As my colleague Simon recently highlighted in his article Why I HATE the Office Christmas Party,
‘tis the season to be careful. As an employment lawyer I get, without fail, a handful of calls every year from clients who have been involved in some form of unwanted behaviour at festive functions. By far and away the most common complaint is one of sexual harassment; the curious case of the booze fuelled, ill judged, wandering hands (or words).
Harassment is defined by the Equality Act 2010 (“EqA”) as unwanted conduct by person A which is (i) related to sex (that is gender, not the physical act), or (ii) of a sexual nature, and (iii) which has the purpose or effect of creating an intimidating, hostile, degrading, humiliating or offensive environment for person B, or which violates person B’s dignity.
Not just sexual behaviours
Harassment is not just confined to sex and conduct of a sexual nature. It also applies to other protected characteristics, namely: age, disability, gender reassignment, race, religion or belief and sexual orientation. So while this article has a particular focus on sexual harassment, the principles apply equally to the other types of harassment under the EqA.
Related to sex
How will a tribunal decide whether conduct is either ‘related to sex’, or ‘of a sexual nature’? The recent Employment Appeal Tribunal decision in Raj v Capita Business Services Limited and Ward provides some insight. Mr Raj worked for Capita. Ms Ward was his line manager. Mr Raj alleged that on several occasions, Ms Ward had massaged and rubbed his shoulders, back and neck to the extent that this caused an intimidating, hostile, degrading, humiliating or offensive environment for him. The conduct took place in an open plan office, in front of colleagues. The tribunal ruled out the head of claim based on conduct ‘of a sexual nature’. The remaining issue was whether this conduct was related to the claimant’s gender.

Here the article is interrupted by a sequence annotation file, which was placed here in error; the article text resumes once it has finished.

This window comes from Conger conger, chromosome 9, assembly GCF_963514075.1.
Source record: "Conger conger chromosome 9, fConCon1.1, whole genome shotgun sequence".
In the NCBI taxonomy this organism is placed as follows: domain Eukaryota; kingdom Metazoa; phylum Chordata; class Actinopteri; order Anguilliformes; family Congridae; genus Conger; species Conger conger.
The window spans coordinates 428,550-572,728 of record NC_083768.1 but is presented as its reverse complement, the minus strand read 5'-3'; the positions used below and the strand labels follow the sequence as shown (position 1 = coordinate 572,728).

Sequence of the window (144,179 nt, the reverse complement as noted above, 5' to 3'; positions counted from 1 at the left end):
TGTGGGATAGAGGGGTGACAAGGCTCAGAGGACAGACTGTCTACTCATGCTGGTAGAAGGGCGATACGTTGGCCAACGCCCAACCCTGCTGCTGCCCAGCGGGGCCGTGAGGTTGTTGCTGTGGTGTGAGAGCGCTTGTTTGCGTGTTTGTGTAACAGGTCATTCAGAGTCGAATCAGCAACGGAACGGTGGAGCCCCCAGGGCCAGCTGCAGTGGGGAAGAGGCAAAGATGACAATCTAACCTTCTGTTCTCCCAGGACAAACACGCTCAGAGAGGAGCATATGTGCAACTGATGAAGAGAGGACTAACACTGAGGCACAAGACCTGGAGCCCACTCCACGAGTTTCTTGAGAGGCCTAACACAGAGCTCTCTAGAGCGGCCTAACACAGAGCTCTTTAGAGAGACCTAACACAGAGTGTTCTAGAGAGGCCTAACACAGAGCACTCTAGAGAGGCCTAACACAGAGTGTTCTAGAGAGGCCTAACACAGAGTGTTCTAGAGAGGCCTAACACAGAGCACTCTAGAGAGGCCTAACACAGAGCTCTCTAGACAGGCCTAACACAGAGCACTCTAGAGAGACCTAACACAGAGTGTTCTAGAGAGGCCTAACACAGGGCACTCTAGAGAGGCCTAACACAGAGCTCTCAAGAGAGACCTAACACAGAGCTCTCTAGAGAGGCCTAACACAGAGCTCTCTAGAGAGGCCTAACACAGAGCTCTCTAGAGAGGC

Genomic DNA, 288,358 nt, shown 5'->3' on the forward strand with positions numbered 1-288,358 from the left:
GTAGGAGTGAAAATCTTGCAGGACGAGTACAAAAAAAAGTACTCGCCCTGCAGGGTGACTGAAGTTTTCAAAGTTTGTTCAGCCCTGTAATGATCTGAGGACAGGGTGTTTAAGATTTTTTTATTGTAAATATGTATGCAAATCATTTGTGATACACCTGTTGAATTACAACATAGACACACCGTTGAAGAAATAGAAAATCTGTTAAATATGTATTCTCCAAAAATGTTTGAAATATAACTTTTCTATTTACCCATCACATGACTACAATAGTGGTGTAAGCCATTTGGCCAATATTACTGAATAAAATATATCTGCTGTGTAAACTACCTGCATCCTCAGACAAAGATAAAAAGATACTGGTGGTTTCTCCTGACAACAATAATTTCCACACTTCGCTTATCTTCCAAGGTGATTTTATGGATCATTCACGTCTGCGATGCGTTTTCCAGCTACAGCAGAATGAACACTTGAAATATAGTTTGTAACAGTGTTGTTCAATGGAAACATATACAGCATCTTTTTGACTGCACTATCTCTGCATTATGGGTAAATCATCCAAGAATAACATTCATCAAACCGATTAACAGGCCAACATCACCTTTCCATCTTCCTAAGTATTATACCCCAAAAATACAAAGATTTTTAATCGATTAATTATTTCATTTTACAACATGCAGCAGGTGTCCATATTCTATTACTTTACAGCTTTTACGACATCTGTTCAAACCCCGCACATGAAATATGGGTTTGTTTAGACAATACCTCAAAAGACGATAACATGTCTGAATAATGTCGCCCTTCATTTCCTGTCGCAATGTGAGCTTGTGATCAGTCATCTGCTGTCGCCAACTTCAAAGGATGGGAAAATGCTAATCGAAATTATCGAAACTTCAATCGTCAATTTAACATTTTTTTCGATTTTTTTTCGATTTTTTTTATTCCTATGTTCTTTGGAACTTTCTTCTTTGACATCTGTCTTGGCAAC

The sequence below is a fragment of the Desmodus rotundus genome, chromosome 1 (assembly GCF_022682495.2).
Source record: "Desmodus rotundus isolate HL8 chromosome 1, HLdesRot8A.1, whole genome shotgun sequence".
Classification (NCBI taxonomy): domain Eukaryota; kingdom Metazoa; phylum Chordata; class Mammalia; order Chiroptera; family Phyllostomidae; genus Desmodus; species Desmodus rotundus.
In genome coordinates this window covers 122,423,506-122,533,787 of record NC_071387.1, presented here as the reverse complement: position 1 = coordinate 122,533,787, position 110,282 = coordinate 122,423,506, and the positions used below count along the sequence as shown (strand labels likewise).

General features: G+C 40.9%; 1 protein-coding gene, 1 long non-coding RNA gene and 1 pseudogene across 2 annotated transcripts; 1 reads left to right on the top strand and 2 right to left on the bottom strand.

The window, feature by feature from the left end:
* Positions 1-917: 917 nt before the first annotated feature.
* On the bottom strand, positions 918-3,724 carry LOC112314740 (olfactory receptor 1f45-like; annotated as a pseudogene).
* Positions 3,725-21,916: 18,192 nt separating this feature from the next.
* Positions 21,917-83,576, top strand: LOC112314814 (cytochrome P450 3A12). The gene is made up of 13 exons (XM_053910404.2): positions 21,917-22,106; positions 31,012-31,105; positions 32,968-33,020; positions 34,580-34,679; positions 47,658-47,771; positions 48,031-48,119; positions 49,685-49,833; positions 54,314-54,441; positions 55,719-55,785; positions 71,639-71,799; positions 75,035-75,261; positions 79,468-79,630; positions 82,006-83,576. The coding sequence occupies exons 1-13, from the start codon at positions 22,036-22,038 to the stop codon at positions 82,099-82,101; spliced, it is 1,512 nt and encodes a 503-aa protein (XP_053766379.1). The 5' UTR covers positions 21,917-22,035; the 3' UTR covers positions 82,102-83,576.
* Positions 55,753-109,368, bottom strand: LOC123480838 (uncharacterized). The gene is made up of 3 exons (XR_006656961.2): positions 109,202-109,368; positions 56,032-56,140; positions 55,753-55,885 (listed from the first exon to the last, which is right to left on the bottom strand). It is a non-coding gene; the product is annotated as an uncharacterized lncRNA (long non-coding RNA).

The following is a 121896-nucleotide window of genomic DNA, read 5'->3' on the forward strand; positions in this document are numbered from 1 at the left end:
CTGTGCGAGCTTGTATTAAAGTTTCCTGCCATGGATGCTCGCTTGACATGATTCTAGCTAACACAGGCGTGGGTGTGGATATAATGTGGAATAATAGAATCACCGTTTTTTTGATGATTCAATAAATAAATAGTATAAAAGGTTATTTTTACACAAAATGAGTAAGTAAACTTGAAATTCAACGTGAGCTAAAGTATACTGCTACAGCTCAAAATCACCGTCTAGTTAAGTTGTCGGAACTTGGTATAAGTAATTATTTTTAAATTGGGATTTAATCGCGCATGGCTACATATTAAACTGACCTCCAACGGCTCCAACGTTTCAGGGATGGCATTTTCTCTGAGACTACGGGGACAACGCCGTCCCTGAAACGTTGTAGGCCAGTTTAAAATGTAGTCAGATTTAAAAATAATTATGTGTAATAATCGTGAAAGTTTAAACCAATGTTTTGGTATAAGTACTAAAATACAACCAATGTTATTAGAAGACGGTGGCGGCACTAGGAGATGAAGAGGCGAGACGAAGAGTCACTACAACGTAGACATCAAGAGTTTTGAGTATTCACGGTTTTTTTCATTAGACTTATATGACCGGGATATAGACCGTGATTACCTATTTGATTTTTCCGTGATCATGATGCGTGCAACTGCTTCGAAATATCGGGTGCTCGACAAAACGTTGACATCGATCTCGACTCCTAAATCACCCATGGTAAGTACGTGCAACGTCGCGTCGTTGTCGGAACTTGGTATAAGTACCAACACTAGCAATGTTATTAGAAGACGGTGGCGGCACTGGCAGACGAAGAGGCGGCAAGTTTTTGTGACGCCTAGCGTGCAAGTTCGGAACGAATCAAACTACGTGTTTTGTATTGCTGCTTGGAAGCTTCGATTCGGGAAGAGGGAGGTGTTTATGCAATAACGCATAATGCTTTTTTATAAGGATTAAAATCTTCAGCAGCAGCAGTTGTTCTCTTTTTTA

Two stage process
The EAT reiterated the two stage process which must be addressed here. Firstly, were there facts which, in the absence of any explanation, could lead to a finding that the conduct was related to Raj’s gender? If the answer to that is yes, then, secondly, had the respondents shown that the conduct was not, in fact, related to gender? In this case, the EAT agreed that there had been unwanted conduct. They also agreed that said conduct had the necessary effect of offending Mr Raj. However, the claim failed because the conduct was found not to be related to sex. In other words, Mr Raj couldn’t satisfy the first hurdle. Even if he could get over the first hurdle, the respondents had answered the second question that the conduct was not in relation to gender. It was found that Ms Ward’s actions were done in a jokey manner and that she had said words like “well done” at the same time. Her actions were held to be no more than misguided encouragement. She was touching a “gender neutral” part of the body.
Take away tips
The tribunal acknowledged that “some physical contact at work is obviously harassment; other contact is more subtly so; and some is very difficult to assess”. This case falls into the latter category.
If you are an employee:-
- Watch what you do at work related social events (particularly if, like me, you are a “two can Dan”).
- Remember that every case turns on its own facts. Don’t treat this case as the green light to go massaging all of your colleagues!
If you are an employer:-
- Remember that you will likely be vicariously liable for any unlawful acts carried out by your staff at workplace social events.
- Take all reasonable steps to prevent employees committing acts of harassment (cue the “all staff” memo from HR reminding us how to behave).
If in doubt speak to a member of our employment team for advice.